DALLAS — Two Dallas residents have pleaded guilty to federal felony offenses stemming from their roles in the armed carjacking of two individuals earlier this year, announced U.S. Attorney John Parker of the Northern District of Texas.
Today, Monica Renee Metcalf, 23, appeared before U.S. Magistrate Judge Paul D. Stickney and pleaded guilty to one count of carjacking and aiding and abetting and one count of using, carrying, and brandishing a firearm in furtherance of a crime of violence and aiding and abetting. She faces a statutory penalty of up to 15 years in federal prison and a $250,000 fine on the carjacking count and up to life in federal prison on the firearm count.
Last week, Felipe Pinon, 27, pleaded guilty to the same offenses. His plea agreement contains a provision that, if the Court accepts that plea, the parties agree that a sentence of 360 months is the appropriate custody disposition of the case.
According to documents filed in the case, on January 18, 2015, Metcalf approached an individual (Victim 1) at a gas station near the 3300 block of Webb Chapel Extension in Dallas and asked Victim 1 for a ride. Metcalf directed Victim 1 to drive her to an apartment complex across the street, and when they arrived there, Pinon approached the vehicle and spoke with Metcalf. Metcalf then asked Victim 1 to give Pinon a ride as well, but Victim 1 refused. Pinon then brandished a handgun and pointed it at Victim 1 and demanded that Victim 1 give him everything he had. Pinon and Metcalf ordered Victim 1 out of the vehicle and drove away in it.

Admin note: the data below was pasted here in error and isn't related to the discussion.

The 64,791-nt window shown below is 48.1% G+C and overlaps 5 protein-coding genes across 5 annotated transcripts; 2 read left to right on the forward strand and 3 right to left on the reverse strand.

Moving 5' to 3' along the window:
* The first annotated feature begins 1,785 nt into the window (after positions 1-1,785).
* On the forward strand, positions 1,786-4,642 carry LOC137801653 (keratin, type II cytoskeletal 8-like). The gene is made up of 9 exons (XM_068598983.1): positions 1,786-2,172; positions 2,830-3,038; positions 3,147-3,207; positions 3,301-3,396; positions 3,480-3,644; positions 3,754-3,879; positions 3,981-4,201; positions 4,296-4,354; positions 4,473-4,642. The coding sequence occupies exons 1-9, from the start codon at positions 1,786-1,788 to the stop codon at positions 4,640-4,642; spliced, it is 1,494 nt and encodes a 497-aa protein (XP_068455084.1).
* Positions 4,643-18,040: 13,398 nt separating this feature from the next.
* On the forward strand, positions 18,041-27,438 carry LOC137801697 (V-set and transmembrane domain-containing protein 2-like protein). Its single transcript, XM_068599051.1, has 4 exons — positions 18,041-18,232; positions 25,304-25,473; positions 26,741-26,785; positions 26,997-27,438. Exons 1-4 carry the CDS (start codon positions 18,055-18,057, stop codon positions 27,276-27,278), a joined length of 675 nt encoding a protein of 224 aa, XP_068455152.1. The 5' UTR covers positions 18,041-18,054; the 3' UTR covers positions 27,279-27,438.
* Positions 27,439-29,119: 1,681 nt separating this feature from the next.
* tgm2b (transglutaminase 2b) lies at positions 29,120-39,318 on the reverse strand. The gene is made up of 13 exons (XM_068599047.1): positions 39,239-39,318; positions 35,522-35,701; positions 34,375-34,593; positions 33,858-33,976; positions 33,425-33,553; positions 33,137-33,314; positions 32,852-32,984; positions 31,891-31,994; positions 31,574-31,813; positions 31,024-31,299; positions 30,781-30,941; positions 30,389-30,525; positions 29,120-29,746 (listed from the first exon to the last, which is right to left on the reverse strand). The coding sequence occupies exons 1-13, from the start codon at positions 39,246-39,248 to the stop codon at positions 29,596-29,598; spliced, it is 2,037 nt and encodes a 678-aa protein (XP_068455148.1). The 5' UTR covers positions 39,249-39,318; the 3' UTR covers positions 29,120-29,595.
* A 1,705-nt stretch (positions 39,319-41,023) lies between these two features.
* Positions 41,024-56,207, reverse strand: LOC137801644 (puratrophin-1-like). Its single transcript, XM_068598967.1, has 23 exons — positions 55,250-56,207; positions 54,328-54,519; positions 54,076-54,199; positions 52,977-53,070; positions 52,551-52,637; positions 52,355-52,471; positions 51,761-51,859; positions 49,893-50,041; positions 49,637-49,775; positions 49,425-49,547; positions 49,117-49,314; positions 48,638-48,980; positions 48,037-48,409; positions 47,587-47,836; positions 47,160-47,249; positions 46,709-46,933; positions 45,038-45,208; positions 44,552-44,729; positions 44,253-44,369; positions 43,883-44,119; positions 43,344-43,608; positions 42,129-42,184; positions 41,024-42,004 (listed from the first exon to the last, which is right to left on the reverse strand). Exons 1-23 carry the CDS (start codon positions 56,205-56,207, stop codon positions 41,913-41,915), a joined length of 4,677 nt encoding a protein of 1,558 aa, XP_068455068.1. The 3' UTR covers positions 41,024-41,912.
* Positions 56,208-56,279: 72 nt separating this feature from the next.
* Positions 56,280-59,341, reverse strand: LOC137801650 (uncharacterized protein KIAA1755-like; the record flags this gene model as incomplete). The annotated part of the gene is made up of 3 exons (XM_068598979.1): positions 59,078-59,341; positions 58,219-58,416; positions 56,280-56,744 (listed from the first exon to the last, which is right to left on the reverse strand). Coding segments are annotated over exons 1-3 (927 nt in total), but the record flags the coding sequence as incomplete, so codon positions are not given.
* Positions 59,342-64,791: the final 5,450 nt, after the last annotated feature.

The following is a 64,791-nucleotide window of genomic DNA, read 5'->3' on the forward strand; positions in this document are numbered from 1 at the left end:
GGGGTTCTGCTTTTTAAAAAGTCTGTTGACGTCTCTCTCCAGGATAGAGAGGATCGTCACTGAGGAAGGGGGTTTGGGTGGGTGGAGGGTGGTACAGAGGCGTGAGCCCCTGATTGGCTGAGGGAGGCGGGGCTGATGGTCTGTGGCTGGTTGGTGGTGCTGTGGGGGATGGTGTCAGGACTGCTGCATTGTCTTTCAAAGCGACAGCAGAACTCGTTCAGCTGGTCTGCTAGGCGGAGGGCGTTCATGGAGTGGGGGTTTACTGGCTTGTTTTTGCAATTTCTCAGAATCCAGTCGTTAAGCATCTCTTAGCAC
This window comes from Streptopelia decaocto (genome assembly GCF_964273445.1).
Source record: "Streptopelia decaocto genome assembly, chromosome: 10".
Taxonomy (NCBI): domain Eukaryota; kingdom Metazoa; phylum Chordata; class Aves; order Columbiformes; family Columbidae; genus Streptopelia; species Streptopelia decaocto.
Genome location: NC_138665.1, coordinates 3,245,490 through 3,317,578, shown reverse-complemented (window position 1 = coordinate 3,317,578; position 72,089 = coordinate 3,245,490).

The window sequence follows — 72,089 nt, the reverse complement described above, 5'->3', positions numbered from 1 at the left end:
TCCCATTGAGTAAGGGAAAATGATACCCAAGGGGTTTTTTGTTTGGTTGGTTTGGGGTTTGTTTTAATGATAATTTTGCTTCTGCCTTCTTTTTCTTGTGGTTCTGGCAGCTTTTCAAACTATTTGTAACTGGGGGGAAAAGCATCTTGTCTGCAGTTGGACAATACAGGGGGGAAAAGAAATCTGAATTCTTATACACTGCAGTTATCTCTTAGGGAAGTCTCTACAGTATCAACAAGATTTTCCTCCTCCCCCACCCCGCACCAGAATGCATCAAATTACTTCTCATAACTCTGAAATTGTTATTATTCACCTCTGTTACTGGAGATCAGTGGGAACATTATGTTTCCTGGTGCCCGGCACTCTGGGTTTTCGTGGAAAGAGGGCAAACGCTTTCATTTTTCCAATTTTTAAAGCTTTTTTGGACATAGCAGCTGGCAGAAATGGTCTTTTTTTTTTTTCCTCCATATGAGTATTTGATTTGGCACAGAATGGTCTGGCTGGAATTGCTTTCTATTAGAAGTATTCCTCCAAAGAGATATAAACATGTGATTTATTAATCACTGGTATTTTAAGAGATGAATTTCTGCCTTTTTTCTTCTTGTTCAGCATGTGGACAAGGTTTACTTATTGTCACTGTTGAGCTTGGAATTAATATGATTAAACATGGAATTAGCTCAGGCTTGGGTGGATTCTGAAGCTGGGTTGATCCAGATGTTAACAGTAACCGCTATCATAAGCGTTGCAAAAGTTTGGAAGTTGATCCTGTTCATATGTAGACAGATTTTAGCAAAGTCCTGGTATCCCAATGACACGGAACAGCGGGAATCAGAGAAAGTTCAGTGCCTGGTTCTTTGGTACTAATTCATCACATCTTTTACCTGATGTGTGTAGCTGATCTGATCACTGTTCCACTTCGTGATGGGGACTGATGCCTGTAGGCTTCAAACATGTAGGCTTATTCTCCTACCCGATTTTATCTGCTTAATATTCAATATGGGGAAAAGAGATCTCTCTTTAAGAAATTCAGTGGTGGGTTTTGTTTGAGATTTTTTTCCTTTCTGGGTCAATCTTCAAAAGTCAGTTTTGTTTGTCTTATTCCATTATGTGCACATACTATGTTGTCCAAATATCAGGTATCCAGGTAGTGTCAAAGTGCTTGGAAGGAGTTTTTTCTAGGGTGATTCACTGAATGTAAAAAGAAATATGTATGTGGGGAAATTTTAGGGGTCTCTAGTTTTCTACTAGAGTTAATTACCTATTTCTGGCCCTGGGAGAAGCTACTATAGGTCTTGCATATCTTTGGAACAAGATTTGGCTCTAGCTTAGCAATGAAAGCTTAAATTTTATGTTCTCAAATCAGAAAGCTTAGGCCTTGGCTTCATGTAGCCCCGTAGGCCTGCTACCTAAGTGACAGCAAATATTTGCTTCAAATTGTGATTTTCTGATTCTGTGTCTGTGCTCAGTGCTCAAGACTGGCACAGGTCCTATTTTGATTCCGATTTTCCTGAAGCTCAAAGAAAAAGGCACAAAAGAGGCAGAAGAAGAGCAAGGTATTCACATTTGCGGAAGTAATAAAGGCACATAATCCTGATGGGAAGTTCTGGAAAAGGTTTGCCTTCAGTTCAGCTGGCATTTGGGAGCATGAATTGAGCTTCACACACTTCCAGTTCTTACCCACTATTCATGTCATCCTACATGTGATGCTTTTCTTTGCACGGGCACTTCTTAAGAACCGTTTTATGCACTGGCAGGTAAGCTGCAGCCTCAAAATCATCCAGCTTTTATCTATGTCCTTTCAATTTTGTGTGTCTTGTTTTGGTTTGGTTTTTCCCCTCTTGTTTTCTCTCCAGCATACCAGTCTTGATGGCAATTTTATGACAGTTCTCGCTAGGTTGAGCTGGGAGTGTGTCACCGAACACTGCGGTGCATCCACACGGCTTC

The next day, Metcalf approached and briefly spoke with an individual (Victim 2) who was seated in his vehicle near the 300 block of S. Seagoville Road in Dallas. As Metcalf walked away from Victim 2, Pinon approached Victim 2. Pinon brandished a handgun and ordered Victim 2 to get out of the vehicle. Then, Pinon, Metcalf, and another individual drove away in Victim 2’s vehicle.
The Dallas Police Department and the FBI investigated. Assistant U.S. Attorney Brian Poe is in charge of the prosecution.
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